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63 FIGURE 40 SFMTA Muni Metro system map. embedded chip (these are free). These fare media are sold at vending machines located at the eight Muni Metro light rail underground stations. In both cases, the card can be reloaded with increased value. Customers can reuse the "limited use" ticket for a 90-day period. One of the potential operational benefits of going to PoP for the entire system was the possibility of officially allow- ing rear-door boarding on some of the bus routes for Clipper Card holders. From an operational view, there are two sides to the use of rear doors for boarding: The positive side is that PoP can greatly help reduce boarding times at bus stops and thus increase the speed of some of the Muni's busiest routes. Riders with a valid Clipper Card (or other form of PoP) would be allowed to use the rear doors, and they would be required to tag their card on a stanchion-mounted verification device (these devices are already operational on all doors of Muni's buses). An example of such a device is shown in Figure 41. However, countering the positive effect on bus speed, rear-door boarding could pose additional challenges with regard to fare compliance. Over the years, a culture of rear- door boarding has developed, particularly at busy stops. SFMTA has reported that approximately half of the people boarding through the rear doors do not have valid PoP. Fig- ure 42 provides an example of the illegal boarding taking place on one of SFMTA's buses. SFMTA is aware of this evasion issue and has posted signs on all rear doors of buses at eye level: "STOP, ENTER THROUGH FRONT DOOR ONLY." In addition, SFMTA has implemented enforcement FIGURE 41 Rear-door stanchion-mounted verification device initiatives to control the problem. on SFMTA bus for tagging Clipper Cards.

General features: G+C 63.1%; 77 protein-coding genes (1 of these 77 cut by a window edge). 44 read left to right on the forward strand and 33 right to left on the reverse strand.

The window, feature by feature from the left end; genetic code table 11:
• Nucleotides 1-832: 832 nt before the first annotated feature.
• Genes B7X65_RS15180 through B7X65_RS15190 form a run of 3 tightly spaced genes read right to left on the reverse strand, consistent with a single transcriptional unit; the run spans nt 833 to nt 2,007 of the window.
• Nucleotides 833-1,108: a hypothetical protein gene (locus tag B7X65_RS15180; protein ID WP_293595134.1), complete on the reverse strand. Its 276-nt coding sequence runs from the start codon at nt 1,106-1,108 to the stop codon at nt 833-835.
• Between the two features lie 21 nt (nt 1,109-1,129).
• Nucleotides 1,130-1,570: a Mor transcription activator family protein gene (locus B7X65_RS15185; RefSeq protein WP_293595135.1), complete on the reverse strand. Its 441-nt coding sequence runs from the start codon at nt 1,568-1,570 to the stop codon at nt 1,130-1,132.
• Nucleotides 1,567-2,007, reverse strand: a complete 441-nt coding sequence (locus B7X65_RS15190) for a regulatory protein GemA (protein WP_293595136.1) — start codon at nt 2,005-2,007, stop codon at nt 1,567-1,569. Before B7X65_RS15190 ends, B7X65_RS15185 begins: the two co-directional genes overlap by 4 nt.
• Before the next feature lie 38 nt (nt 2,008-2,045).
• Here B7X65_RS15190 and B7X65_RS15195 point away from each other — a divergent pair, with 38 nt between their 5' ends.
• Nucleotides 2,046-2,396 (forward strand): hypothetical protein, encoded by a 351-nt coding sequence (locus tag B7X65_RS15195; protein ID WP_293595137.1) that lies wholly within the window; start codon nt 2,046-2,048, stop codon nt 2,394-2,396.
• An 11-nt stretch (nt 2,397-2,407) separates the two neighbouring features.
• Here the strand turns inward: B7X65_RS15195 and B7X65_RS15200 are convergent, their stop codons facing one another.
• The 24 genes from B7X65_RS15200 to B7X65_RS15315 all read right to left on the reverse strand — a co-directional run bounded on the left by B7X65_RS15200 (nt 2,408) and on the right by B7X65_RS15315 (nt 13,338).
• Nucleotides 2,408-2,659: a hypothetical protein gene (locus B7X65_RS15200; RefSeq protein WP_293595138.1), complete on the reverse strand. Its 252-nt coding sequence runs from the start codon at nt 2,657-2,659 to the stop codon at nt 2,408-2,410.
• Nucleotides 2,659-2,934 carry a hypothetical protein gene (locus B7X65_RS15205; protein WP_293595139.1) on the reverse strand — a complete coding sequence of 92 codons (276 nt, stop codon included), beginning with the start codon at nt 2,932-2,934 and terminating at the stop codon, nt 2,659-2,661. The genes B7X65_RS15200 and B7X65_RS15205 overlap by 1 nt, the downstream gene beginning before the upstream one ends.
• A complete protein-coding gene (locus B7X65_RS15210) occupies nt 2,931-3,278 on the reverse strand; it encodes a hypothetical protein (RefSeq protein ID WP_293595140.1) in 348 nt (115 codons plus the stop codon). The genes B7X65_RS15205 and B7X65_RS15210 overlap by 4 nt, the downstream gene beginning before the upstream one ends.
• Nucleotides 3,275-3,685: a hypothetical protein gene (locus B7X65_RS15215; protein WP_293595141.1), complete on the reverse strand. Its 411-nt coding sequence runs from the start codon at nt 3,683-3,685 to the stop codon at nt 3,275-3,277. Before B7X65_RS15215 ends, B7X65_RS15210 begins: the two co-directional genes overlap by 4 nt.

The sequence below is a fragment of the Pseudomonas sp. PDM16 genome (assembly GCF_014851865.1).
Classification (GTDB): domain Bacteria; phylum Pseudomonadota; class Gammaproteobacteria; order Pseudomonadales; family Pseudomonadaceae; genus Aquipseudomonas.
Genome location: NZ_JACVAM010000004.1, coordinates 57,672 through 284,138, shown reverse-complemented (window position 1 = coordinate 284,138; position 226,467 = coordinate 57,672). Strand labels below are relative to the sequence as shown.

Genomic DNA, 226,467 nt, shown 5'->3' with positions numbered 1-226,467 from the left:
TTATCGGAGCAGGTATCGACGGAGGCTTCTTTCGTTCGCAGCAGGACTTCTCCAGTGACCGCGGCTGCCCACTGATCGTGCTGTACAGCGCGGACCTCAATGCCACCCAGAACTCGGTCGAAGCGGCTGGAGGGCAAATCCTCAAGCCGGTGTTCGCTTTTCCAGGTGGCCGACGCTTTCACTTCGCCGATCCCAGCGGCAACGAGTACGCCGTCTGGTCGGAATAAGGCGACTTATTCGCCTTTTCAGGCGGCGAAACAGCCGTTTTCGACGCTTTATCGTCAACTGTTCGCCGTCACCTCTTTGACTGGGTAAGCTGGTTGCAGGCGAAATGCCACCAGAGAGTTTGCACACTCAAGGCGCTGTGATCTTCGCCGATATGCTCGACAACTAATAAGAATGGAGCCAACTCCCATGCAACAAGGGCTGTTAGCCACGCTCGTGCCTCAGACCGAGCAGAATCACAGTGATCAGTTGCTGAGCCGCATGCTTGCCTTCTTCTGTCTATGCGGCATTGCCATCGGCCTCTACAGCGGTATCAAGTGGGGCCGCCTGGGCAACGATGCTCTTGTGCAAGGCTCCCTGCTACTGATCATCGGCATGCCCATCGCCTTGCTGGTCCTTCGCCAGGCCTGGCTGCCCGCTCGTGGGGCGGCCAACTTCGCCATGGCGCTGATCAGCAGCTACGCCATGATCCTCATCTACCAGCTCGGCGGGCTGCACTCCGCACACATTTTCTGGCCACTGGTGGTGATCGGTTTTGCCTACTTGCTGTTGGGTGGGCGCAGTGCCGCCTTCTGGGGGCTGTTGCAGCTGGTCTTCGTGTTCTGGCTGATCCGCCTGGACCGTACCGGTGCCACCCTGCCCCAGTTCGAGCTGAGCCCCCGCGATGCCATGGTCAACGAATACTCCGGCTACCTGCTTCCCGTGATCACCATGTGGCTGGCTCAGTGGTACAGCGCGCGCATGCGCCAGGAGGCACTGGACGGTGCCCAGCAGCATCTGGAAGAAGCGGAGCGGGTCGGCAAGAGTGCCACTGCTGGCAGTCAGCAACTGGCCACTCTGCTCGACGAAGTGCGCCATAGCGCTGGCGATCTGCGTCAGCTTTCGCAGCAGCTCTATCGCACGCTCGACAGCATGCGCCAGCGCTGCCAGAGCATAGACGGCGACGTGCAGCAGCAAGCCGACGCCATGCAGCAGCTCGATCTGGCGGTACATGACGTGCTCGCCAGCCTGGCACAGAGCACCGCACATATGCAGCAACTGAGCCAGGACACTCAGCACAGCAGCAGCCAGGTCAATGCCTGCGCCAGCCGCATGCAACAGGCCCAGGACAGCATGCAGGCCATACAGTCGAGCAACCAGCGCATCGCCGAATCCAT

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64 FIGURE 42 Illegal rear-door boarding on SFMTA bus. Fare Media Because Muni's entire transit network uses a PoP fare col- lection system, all patrons must have some form of proof In 2009, SFMTA conducted a comprehensive survey to of having paid a fare. Muni has 41 off-board ticket TVMs, determine fare payment patterns throughout the system. all located at the Muni Metro subway stations. Thus, the SFMTA updated this initial study with a smaller follow- absence of off-board TVMs at surface stops (i.e., bus, street- up survey in 2010, which indicated that Muni riders use car, and light rail) requires all riders paying for a single ride monthly passes (47%) as their primary fare media. Adult on the surface bus and rail lines to board at the front door, "A" passes available on the Clipper Card allow use on Muni pay a fare, and request a transfer/fare receipt, even if the and BART, but within San Francisco only. Adult "M" and rider does not intend to transfer to another route. In its public reduced-fare passes available on the Clipper Card are valid information, SFMTA notes that "it is not just a transfer, it is only on Muni. also a fare receipt." The 2010 survey also found that approximately 33% of When entering a light rail subway station, the faregates are customers paid cash and received either a paper transfer/fare activated by tagging with the Clipper Card. Passengers with receipt from the operator as PoP (on buses and at light rail a paper transfer/fare receipt must pass by the station agent, surface stops) or a "limited use" ticket with an embedded who will release the faregate on visual inspection of the PoP. chip from a vending machine (at a Muni Metro subway sta- tion). During the survey, 6% of customers used the Clipper Public Information Regarding Proof-of-Payment System Card as either stored valued or a pass, but this number has risen substantially as the Clipper Card has replaced paper Because PoP is a fundamental part of the Muni system, there passes. As of mid-2011, SFMTA was registering approxi- are numerous audio and visual reminders on Muni buses, the mately 300,000 Clipper "tags" on an average weekday. SFMTA website, and in public information materials. For Other fare media include visitor passports, ticket books, city example, the web page on "POP in brief" includes a mes- passes, and regional discounted tickets with other transit sage at the top of the page that "Proof of Payment is required providers. The survey found that approximately 9% of cus- throughout the Muni system. Make sure you have your pass, tomers do not possess valid PoP. payment card or transfer good for 90 minutes."